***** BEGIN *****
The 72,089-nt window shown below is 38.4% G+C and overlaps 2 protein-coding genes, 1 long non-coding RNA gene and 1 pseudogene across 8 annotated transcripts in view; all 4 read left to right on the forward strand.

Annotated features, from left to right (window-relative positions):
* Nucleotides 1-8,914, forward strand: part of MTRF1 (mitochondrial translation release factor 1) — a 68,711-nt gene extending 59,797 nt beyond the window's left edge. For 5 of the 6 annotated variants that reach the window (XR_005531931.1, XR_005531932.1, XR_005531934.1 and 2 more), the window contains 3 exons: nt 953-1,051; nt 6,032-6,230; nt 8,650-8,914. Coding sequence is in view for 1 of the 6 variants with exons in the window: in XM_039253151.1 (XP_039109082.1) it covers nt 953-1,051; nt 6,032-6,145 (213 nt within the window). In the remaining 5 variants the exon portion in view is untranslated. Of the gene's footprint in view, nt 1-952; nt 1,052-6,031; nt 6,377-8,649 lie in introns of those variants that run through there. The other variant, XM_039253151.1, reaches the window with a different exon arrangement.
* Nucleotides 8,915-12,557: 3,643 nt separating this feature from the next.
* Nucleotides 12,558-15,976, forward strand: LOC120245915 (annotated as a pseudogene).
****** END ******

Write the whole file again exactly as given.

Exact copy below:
The 72,089-nt window shown below is 38.4% G+C and overlaps 2 protein-coding genes, 1 long non-coding RNA gene and 1 pseudogene across 8 annotated transcripts in view; all 4 read left to right on the forward strand.

Annotated features, from left to right (window-relative positions):
* Nucleotides 1-8,914, forward strand: part of MTRF1 (mitochondrial translation release factor 1) — a 68,711-nt gene extending 59,797 nt beyond the window's left edge. For 5 of the 6 annotated variants that reach the window (XR_005531931.1, XR_005531932.1, XR_005531934.1 and 2 more), the window contains 3 exons: nt 953-1,051; nt 6,032-6,230; nt 8,650-8,914. Coding sequence is in view for 1 of the 6 variants with exons in the window: in XM_039253151.1 (XP_039109082.1) it covers nt 953-1,051; nt 6,032-6,145 (213 nt within the window). In the remaining 5 variants the exon portion in view is untranslated. Of the gene's footprint in view, nt 1-952; nt 1,052-6,031; nt 6,377-8,649 lie in introns of those variants that run through there. The other variant, XM_039253151.1, reaches the window with a different exon arrangement.
* Nucleotides 8,915-12,557: 3,643 nt separating this feature from the next.
* Nucleotides 12,558-15,976, forward strand: LOC120245915 (annotated as a pseudogene).